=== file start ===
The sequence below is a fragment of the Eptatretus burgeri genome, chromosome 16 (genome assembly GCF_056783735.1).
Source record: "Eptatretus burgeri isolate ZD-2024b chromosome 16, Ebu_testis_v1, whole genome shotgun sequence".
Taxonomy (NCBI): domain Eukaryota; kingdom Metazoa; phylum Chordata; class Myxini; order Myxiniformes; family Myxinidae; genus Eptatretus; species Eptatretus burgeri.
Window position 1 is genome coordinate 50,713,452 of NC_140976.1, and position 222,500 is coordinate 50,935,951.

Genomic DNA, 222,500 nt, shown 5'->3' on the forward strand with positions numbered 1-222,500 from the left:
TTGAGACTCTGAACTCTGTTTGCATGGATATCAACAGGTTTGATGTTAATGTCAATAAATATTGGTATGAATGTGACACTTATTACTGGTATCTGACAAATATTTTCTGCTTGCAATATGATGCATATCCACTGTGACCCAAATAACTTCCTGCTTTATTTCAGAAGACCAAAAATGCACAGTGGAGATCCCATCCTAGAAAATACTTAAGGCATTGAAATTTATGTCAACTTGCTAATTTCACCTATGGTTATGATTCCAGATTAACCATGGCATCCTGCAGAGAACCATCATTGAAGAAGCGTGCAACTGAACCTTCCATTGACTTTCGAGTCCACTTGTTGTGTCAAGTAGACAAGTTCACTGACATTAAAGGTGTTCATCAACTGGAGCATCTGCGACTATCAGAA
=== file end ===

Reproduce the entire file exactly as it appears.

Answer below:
The sequence below is a fragment of the Eptatretus burgeri genome, chromosome 16 (genome assembly GCF_056783735.1).
Source record: "Eptatretus burgeri isolate ZD-2024b chromosome 16, Ebu_testis_v1, whole genome shotgun sequence".
Taxonomy (NCBI): domain Eukaryota; kingdom Metazoa; phylum Chordata; class Myxini; order Myxiniformes; family Myxinidae; genus Eptatretus; species Eptatretus burgeri.
Window position 1 is genome coordinate 50,713,452 of NC_140976.1, and position 222,500 is coordinate 50,935,951.

Genomic DNA, 222,500 nt, shown 5'->3' on the forward strand with positions numbered 1-222,500 from the left:
TTGAGACTCTGAACTCTGTTTGCATGGATATCAACAGGTTTGATGTTAATGTCAATAAATATTGGTATGAATGTGACACTTATTACTGGTATCTGACAAATATTTTCTGCTTGCAATATGATGCATATCCACTGTGACCCAAATAACTTCCTGCTTTATTTCAGAAGACCAAAAATGCACAGTGGAGATCCCATCCTAGAAAATACTTAAGGCATTGAAATTTATGTCAACTTGCTAATTTCACCTATGGTTATGATTCCAGATTAACCATGGCATCCTGCAGAGAACCATCATTGAAGAAGCGTGCAACTGAACCTTCCATTGACTTTCGAGTCCACTTGTTGTGTCAAGTAGACAAGTTCACTGACATTAAAGGTGTTCATCAACTGGAGCATCTGCGACTATCAGAA